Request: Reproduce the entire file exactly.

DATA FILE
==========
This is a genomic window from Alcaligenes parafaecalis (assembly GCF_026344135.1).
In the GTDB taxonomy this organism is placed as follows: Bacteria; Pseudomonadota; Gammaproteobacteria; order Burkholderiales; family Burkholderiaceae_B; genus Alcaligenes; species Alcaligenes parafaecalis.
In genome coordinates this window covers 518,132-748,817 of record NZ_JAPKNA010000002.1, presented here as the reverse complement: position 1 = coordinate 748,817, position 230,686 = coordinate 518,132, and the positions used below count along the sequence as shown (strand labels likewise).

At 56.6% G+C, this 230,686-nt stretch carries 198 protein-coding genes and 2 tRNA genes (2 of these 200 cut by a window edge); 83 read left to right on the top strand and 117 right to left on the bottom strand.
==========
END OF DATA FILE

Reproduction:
This is a genomic window from Alcaligenes parafaecalis (assembly GCF_026344135.1).
In the GTDB taxonomy this organism is placed as follows: Bacteria; Pseudomonadota; Gammaproteobacteria; order Burkholderiales; family Burkholderiaceae_B; genus Alcaligenes; species Alcaligenes parafaecalis.
In genome coordinates this window covers 518,132-748,817 of record NZ_JAPKNA010000002.1, presented here as the reverse complement: position 1 = coordinate 748,817, position 230,686 = coordinate 518,132, and the positions used below count along the sequence as shown (strand labels likewise).

At 56.6% G+C, this 230,686-nt stretch carries 198 protein-coding genes and 2 tRNA genes (2 of these 200 cut by a window edge); 83 read left to right on the top strand and 117 right to left on the bottom strand.